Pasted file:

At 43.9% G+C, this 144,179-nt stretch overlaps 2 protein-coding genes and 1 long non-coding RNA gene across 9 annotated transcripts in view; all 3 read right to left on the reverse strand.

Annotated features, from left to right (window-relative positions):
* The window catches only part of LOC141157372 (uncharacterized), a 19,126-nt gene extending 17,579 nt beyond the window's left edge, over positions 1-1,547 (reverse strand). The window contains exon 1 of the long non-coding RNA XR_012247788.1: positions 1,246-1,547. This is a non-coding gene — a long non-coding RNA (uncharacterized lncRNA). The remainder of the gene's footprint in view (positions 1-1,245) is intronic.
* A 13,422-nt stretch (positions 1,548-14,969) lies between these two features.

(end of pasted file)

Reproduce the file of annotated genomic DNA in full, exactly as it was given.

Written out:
At 43.9% G+C, this 144,179-nt stretch overlaps 2 protein-coding genes and 1 long non-coding RNA gene across 9 annotated transcripts in view; all 3 read right to left on the reverse strand.

Annotated features, from left to right (window-relative positions):
* The window catches only part of LOC141157372 (uncharacterized), a 19,126-nt gene extending 17,579 nt beyond the window's left edge, over positions 1-1,547 (reverse strand). The window contains exon 1 of the long non-coding RNA XR_012247788.1: positions 1,246-1,547. This is a non-coding gene — a long non-coding RNA (uncharacterized lncRNA). The remainder of the gene's footprint in view (positions 1-1,245) is intronic.
* A 13,422-nt stretch (positions 1,548-14,969) lies between these two features.